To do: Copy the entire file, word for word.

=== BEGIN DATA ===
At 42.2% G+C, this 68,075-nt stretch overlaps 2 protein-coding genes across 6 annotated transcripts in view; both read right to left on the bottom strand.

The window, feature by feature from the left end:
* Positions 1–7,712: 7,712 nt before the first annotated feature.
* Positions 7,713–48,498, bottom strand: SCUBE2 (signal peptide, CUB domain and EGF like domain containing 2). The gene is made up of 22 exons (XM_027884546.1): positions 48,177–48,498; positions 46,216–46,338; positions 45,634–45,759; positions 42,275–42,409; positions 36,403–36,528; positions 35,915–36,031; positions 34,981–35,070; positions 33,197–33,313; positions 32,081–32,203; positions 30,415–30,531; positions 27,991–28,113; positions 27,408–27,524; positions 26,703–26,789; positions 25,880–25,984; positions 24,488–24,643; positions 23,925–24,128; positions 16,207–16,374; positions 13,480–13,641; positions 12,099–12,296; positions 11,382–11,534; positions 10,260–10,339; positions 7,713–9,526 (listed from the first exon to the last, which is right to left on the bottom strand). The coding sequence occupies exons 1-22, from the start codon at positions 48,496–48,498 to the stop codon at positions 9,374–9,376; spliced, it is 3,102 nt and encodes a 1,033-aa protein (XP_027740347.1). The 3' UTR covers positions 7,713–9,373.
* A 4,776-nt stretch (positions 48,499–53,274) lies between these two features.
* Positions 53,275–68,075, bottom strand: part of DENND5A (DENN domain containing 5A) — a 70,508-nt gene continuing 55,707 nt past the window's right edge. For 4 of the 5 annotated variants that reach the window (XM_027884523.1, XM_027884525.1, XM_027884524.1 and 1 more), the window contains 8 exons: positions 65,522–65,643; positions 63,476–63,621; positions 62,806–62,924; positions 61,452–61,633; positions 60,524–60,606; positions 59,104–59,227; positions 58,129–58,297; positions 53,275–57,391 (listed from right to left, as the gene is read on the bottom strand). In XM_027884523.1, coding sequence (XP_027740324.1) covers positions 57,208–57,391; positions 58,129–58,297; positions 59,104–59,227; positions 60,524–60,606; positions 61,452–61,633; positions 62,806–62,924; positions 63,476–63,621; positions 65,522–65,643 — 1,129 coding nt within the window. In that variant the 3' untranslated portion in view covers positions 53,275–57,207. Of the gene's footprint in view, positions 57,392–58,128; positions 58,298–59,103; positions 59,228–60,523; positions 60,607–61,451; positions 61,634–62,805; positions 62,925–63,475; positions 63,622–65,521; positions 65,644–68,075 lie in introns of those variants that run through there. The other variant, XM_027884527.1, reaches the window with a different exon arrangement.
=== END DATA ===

At 42.2% G+C, this 68,075-nt stretch overlaps 2 protein-coding genes across 6 annotated transcripts in view; both read right to left on the bottom strand.

The window, feature by feature from the left end:
* Positions 1–7,712: 7,712 nt before the first annotated feature.
* Positions 7,713–48,498, bottom strand: SCUBE2 (signal peptide, CUB domain and EGF like domain containing 2). The gene is made up of 22 exons (XM_027884546.1): positions 48,177–48,498; positions 46,216–46,338; positions 45,634–45,759; positions 42,275–42,409; positions 36,403–36,528; positions 35,915–36,031; positions 34,981–35,070; positions 33,197–33,313; positions 32,081–32,203; positions 30,415–30,531; positions 27,991–28,113; positions 27,408–27,524; positions 26,703–26,789; positions 25,880–25,984; positions 24,488–24,643; positions 23,925–24,128; positions 16,207–16,374; positions 13,480–13,641; positions 12,099–12,296; positions 11,382–11,534; positions 10,260–10,339; positions 7,713–9,526 (listed from the first exon to the last, which is right to left on the bottom strand). The coding sequence occupies exons 1-22, from the start codon at positions 48,496–48,498 to the stop codon at positions 9,374–9,376; spliced, it is 3,102 nt and encodes a 1,033-aa protein (XP_027740347.1). The 3' UTR covers positions 7,713–9,373.
* A 4,776-nt stretch (positions 48,499–53,274) lies between these two features.
* Positions 53,275–68,075, bottom strand: part of DENND5A (DENN domain containing 5A) — a 70,508-nt gene continuing 55,707 nt past the window's right edge. For 4 of the 5 annotated variants that reach the window (XM_027884523.1, XM_027884525.1, XM_027884524.1 and 1 more), the window contains 8 exons: positions 65,522–65,643; positions 63,476–63,621; positions 62,806–62,924; positions 61,452–61,633; positions 60,524–60,606; positions 59,104–59,227; positions 58,129–58,297; positions 53,275–57,391 (listed from right to left, as the gene is read on the bottom strand). In XM_027884523.1, coding sequence (XP_027740324.1) covers positions 57,208–57,391; positions 58,129–58,297; positions 59,104–59,227; positions 60,524–60,606; positions 61,452–61,633; positions 62,806–62,924; positions 63,476–63,621; positions 65,522–65,643 — 1,129 coding nt within the window. In that variant the 3' untranslated portion in view covers positions 53,275–57,207. Of the gene's footprint in view, positions 57,392–58,128; positions 58,298–59,103; positions 59,228–60,523; positions 60,607–61,451; positions 61,634–62,805; positions 62,925–63,475; positions 63,622–65,521; positions 65,644–68,075 lie in introns of those variants that run through there. The other variant, XM_027884527.1, reaches the window with a different exon arrangement.